• 6. Khambatta & Loewenherz 6 1 Final Prioritization scoring. 2 The c activity and impedance scores from the above tasks are combined to create the final prioritization 3 score for each feature. 4 5 A City then has the option to use the created data layers on their existing computer system or through a 6 GIS viewer where all information could be accessed from a dedicated web page. This browser-based GIS 7 Viewer is a lightweight, fast application which allows for basic viewing and reporting on the ADA dataset 8 through ArcGIS Server web application & documentation. The application’s basic features and 9 functionality: 10 • A set of cached base map services such as Bing Maps, aerial photography or similar, with 11 interface for toggling visibility between them 12 • A custom cached map service displaying data from the City’s GIS database, such as city 13 limits, landmarks, or similar 14 • A dynamic map service showing the ADA data 15 • Standard map navigation tools 16 • A Table of Contents widget allowing user to turn on or off individual ADA data layers 17 • Address search functionality allowing user to enter an address and zoom to it on the map 18 • Identify functionality, allowing user to click on an ADA feature to get attributes, photo or 19 hyperlink, etc 20 21 Staff training in the use of the barrier ranking tool and browser-based mapping interface would be 22 important to achieve the best results. 23 24 25 26 Figure 3: Diagram showing the process of how the ULIP works (Courtesy of F. Loewenherz).TRB 2012 Annual Meeting Paper revised from original submittal.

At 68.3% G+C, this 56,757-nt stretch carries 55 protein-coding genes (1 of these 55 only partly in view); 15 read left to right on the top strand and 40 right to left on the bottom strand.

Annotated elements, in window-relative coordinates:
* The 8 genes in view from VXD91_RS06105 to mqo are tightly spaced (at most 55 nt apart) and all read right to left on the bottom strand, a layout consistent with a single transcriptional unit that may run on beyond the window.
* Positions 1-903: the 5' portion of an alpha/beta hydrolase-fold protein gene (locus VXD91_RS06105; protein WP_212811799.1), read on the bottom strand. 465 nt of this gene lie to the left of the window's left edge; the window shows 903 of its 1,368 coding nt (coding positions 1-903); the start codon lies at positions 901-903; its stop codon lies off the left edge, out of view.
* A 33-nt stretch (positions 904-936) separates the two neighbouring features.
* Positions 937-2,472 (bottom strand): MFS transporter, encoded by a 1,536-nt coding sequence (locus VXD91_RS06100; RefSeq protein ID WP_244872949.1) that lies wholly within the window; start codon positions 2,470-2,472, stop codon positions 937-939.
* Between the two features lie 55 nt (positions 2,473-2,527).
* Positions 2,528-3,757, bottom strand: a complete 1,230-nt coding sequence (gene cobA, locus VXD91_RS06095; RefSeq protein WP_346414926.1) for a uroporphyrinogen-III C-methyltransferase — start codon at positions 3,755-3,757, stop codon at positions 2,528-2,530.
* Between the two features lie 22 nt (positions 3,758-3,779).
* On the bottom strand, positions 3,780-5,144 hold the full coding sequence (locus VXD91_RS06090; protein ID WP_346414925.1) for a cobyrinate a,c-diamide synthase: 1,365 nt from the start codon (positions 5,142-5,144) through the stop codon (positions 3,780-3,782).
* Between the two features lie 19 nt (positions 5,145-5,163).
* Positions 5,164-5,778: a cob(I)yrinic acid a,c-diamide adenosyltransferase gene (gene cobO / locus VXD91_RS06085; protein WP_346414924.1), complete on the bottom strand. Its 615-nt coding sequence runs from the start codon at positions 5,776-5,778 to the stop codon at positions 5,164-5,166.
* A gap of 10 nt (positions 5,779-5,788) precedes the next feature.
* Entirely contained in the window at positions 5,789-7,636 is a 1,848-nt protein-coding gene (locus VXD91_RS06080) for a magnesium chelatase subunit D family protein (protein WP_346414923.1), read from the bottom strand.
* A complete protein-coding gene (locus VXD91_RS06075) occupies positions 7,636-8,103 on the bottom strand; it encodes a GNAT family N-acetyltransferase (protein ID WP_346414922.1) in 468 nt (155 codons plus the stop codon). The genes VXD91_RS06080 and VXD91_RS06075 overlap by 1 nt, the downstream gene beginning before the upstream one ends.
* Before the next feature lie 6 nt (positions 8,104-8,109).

• 7. Khambatta & Loewenherz 7 1 THE CITY OF BELLEVUE – REDUCING COSTS 2 The customized ULIP system was implemented through a pilot program in the City of Bellevue. The city 3 has a population of 120,000 residents, with approximately 15 percent living with a variety of disabilities 4 and 13.4 % of the population over the age of 65. In 2006, the City initiated an update to their ADA 5 transition plan documenting existing physical barriers for persons with disabilities. Bellevue considered a 6 number of options for gathering data on its 336 miles of sidewalk and 4,000 curb ramps. Based on 7 preliminary tests using existing options, the City concluded that the cost could be $1 million at a 8 minimum (8). 9 Hearing about the profiler technology, an interdepartmental City team partnered with federal and 10 regional agencies to adapt it to their needs. In 2006, the FHWA’s Office of Pavement Technology funded 11 Starodub to provide the City of Bellevue with a ULIP and support. Additional FHWA funding was 12 provided in 2007 for software refinements. 13 Bellevue’s city staff managed a three-agency partnership, including Transportation and IT 14 Departments, to field test versions of the technology, and developed programming to synthesize ULIP 15 data records into the citys GIS system. 16 King County, a transit operator in the region, provides ADA curb-to-curb para-transit service, 17 used extensively by the elderly. The service is a safety net for those whose disabilities prevent use of 18 fixed route bus service. Bellevue consulted with the Department of Accessible Services to ensure that the 19 ULIP technology would save time and money that would otherwise be spent conducting accessible 20 pathway assessments. King County subsequently provided support for two staff members involved in the 21 inventory process. 22 The City of Bellevue sought confirmation that data acquired from the ULIP platform was 23 reproducible and accurate as it was a new system. In 2007, during the trial period, Bellevue and 24 Starodub, Inc. staff undertook numerous tests comparing grade and cross slope measurements from the 25 ULIP and alternative measurement devices (e.g., digital smart level readings) before a decision was made 26 to employ this technology citywide. Bellevue testing with global navigation satellite system (GPS) found 27 the accuracy of latitude/longitude data degraded in areas with tall buildings or thick tree canopies. After 28 evaluating alternative approaches a sensor-based inertial navigation system integrated with an ESRI 29 ArcPad interface was selected to enhance the accuracy of the spatial data in the inventory. To establish 30 travel path control points, field technicians entered the start and end points for each data collection run on 31 an ortho-photo image on the ULIP’s notebook computer screen. The gyroscope, accelerometers and 32 distance measurement instrument in the sensor box were used to compute the ULIP’s relative path of 33 travel. The relative travel path was combined with the control points to produce a travel path consistent 34 with the city’s GIS system (9). 35 The ULIP technologys efficacy was further tested by the City in 2008, when two interns 36 (supported by King County Metro’s contribution) were able to inventory the entire citys pedestrian 37 system, across 33.9 square miles, within a few months. GIS systems organized the millions of data points 38 generated during the study and were instrumental in developing a web-based mapping interface for asset 39 management and compliance monitoring. For technical infeasibility, City of Bellevue staff developed a 40 GIS script that enabled a comparison of every non-standard sidewalk segment to the grade of the adjacent 41 roadway. Adjacent roadway grade profiles were derived from a digital elevation model, a representation 42 of ground surface topography. Criteria were then used to filter out 95 miles of non-standard sidewalk 43 grade locations deemed technically infeasible. 44 The resulting ADA sidewalk and curb ramp self evaluation is documented on the City’s intranet. 45 This internal web interface maps all non-standard data points related to curb ramp location and 46 compliance rating – at the block face level, including sidewalk obstructions, heaving, running slope, and 47 cross slope. Additional functionality of this geospatial database includes the ability to search and/or turn 48 off certain barrier types and generate reports of the barrier information. 49 50TRB 2012 Annual Meeting Paper revised from original submittal.